"Did you squeeze him for intel? If not, we'll retreat to your position and I'll take a crack at him."

"And leave Engineering unchecked without eyes and ears? I don't think so." Marty frowned. If everyone consolidated to the bridge, then it would be that much harder to head back anywhere. Sooner or later, the team on the bridge would be discovered, and since environmental controls were tied to Engineering, it was very possible that the Orions could quickly gain an upper hand. Marty sighed. "I'll bring him to you. You have a good rendezvous point?"

"We've secured a corridor and supply room off main Engineering. Get down to this deck and we'll find you."

"Hold on," said Kibyr from the Captain's chair. "I'm not going anywhere with you. That wasn't the deal."

"Acknowledged," the Captain said, then closed his communicator, preventing Kibyr's further remarks from being heard by Roscoe. "There was never a deal," he reminded the Orion. "We only want the ship, and I'd rather not have to take it by force. Either you help me, or my team down there will storm Engineering. If they can't overcome your brother, they have orders to destroy the ship, which one phaser on overload near an antimatter injector will do that nice and easy. Earlier you chided me about who we are. Well, I like peaceful solutions when possible. Do you want to help us achieve one of those?"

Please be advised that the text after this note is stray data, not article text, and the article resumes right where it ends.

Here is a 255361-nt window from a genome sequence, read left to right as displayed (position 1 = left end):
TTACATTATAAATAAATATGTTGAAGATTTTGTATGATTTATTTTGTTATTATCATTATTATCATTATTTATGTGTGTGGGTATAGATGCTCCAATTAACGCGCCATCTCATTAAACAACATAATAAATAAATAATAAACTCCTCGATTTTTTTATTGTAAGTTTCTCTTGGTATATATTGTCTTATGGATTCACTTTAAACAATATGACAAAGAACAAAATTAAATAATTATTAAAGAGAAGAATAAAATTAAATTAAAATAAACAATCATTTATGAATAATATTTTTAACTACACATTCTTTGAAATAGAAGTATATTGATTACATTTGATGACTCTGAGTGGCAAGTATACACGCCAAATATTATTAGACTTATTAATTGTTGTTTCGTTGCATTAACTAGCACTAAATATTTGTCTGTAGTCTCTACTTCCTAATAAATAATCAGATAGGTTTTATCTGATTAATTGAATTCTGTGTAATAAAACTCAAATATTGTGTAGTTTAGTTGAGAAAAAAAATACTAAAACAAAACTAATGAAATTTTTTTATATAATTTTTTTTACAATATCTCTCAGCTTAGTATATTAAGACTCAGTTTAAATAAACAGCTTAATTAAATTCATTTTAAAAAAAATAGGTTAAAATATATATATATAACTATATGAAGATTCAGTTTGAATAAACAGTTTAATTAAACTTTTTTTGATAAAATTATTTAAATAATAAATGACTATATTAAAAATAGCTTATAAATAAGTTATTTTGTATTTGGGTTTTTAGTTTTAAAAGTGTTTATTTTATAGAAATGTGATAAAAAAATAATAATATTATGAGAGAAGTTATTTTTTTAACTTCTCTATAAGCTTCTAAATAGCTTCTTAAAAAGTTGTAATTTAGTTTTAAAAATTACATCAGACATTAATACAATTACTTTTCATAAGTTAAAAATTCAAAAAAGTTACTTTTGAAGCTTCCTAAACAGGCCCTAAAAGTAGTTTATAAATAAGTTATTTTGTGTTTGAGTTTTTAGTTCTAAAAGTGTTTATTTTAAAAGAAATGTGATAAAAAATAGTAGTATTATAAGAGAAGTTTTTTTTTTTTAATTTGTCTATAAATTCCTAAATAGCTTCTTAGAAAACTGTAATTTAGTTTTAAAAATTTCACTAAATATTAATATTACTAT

Kibyr shook his head. "No, not really. Not unless there's something for me in it."

"Living," Alanna said, frankly with a little shake of the phaser she still had pointed his way.

Marty fought to contain his frustration. "Okay, so you and your brother don't get along. That's why you're up here, alone, and far away from Engineering. Something tells me you're looking for a chance at a better life. What if I offered you that?"

Kibyr considered that for a moment. "You presume a lot, Starfleet. You have very little to go on and you're grasping at circumstantial information to assuming that there's some sort of animosity between my brother and I." He smiled, "How incredibly pompous of you."

"Perhaps," Marty supposed. "And, since I'm still assuming things, I will note that you didn't deny it."

A sly smirk crossed Kibyr's face. "Perhaps you're not as stupid as the others of your race. What exactly are you offering me, Starfleet? Besides removing the phaser pointed at my head, there's very little your kind can offer me that I can't find on my own."

Marty shrugged at the Orion. "That so? We are, after all, on one of the grandest ships Starfleet ever constructed. Her sensor array is still unmatched in the quadrant. I'd be willing to keep you around, let you live a comfortable life, instead of having to scrounge all the time."

Alanna's mind was starting to drift, this was boring, why didn't they just shoot him already?

What if they could never get off this ship? They could be stranded... forced to make a fortress out of the ship embedded in the asteroid. What would they do if they couldn't get the replicators to work?

"What do Orions taste like?" A soft but somewhat panicked question came blurting from Alanna's lips.

Kibyr may eyes went wide as he looked at the woman with a look of horror. “This one’s a fucking savage,” he said. “These the kinds of people you employ, Captain? Cannibals?”